NEW CASTLE — “Life is either a daring adventure or nothing at all.” — Helen Keller, American educator, activist, humanitarian
My niece Mia probably doesn’t know about Helen Keller.
And, having just turned 9, she didn’t have much choice in her “daring adventure.” But my husband and I joined her in that adventure and we all not only survived but thrived.
Because of various commitments, her parents and two brothers were going to be away in late June. So the decision was made that she’d spend 11 days in New Castle with her aunt and uncle.
I was a little nervous. She’d never been that far away from home — 300 miles — all alone. I thought it would be horrible or wonderful, no in-between, and held my breath.
It was wonderful.
Most days we were joined by the 9-year-old granddaughter of a friend of mine. The two girls meshed as if they’d known each other forever and Mia’s stay included two giggle-and-whisper-filled sleepovers with her new friend, Amelia.
As I cleaned up the kitchen after dinner the first of those nights, I noticed the bananas were well on their way to black. Before I hit the D at the end of “banana bread” there were two squealing girls clamoring to help.
Mia has joined my sister to bake Christmas cookies for several years and Amelia’s grandmother is teaching her to cook, starting with some basics.
This simple banana bread recipe — no mixer needed! — allowed them to mash, measure, pour and stir. They even greased the loaf pan like pros.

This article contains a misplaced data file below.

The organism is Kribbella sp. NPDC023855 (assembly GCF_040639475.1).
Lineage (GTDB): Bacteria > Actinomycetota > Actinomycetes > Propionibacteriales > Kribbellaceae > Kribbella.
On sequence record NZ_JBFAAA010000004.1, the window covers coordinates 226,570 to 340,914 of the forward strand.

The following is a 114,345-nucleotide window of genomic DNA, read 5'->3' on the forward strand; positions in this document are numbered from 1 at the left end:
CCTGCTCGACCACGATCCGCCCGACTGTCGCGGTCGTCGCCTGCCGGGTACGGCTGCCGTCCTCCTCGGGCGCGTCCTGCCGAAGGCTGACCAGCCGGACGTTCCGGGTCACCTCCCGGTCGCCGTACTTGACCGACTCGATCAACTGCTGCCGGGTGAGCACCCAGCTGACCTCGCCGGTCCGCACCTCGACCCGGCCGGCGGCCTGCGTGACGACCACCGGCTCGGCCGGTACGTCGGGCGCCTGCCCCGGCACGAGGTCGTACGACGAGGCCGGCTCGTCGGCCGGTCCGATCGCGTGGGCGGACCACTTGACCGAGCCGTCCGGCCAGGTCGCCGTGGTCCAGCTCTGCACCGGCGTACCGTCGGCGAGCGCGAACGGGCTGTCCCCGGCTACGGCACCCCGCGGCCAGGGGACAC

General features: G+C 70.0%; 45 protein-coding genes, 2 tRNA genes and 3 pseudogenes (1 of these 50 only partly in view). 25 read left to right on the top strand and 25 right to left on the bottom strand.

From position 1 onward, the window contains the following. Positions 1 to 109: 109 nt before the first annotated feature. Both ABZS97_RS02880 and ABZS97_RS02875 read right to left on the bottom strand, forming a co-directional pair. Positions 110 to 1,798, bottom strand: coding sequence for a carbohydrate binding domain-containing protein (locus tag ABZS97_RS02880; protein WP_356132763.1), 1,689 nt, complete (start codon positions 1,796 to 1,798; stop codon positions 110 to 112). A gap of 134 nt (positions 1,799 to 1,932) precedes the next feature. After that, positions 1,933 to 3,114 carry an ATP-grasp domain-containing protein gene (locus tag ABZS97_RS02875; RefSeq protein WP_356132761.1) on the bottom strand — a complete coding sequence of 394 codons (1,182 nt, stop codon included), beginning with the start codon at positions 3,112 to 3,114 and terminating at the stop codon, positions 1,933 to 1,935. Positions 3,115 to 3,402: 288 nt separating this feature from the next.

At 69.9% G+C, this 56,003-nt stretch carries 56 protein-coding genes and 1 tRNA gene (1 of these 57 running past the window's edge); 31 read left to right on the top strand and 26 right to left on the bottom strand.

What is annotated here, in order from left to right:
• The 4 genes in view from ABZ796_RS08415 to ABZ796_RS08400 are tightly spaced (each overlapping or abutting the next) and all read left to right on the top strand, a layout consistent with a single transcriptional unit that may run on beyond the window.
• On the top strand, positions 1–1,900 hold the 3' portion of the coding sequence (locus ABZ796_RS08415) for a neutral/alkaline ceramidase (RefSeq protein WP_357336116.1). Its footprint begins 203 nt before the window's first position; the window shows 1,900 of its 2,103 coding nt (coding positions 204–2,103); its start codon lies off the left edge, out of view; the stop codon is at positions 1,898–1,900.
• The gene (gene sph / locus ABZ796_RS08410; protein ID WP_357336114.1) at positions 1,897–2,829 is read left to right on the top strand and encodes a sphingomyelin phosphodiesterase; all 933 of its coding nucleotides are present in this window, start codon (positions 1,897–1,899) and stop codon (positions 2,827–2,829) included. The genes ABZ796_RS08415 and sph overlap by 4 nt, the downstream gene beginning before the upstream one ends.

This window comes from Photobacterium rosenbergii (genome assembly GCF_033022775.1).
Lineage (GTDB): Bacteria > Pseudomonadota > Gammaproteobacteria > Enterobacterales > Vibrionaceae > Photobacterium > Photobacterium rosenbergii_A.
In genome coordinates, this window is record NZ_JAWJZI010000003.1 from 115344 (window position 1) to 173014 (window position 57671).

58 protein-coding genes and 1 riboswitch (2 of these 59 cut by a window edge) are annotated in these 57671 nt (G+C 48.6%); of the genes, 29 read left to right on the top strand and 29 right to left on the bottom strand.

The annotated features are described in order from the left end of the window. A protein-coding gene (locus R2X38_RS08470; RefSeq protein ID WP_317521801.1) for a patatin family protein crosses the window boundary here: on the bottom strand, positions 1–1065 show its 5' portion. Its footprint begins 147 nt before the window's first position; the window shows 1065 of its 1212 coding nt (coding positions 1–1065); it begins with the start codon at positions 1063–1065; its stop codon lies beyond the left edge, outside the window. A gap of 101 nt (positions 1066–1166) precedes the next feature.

All I did was oversee the measuring and handle the oven.
“There is always a gift in any challenge.” — Bronnie Ware, Australian author, blogger and musician
My husband and I were challenged to care for this little treasure, but we received the gifts of lots of quality time with our niece, loads of memories from fun and silly days together and the huge satisfaction of seeing her grow and stretch and mature.
We’re all three looking forward to a visit next summer.
Whether you’re a mom or dad, aunt or uncle, or somebody’s grandparent, I recommend you cook with your little ones.
Culinary Conversation columnist Lugene Hudson was gracious enough to allow me to guest-write this column as encouragement.
The key is to find something that’s not too complicated or time-consuming, then let them have at it.
Their sense of accomplishment is a reward in itself. The finished product is, as they say, icing on the cake.
In addition to the banana bread, we’re including three more kid-friendly recipes.
We invite you to send in anything you and your little ones have found to be a success. Lugene will use them in an up-coming installment of Culinary Conversation.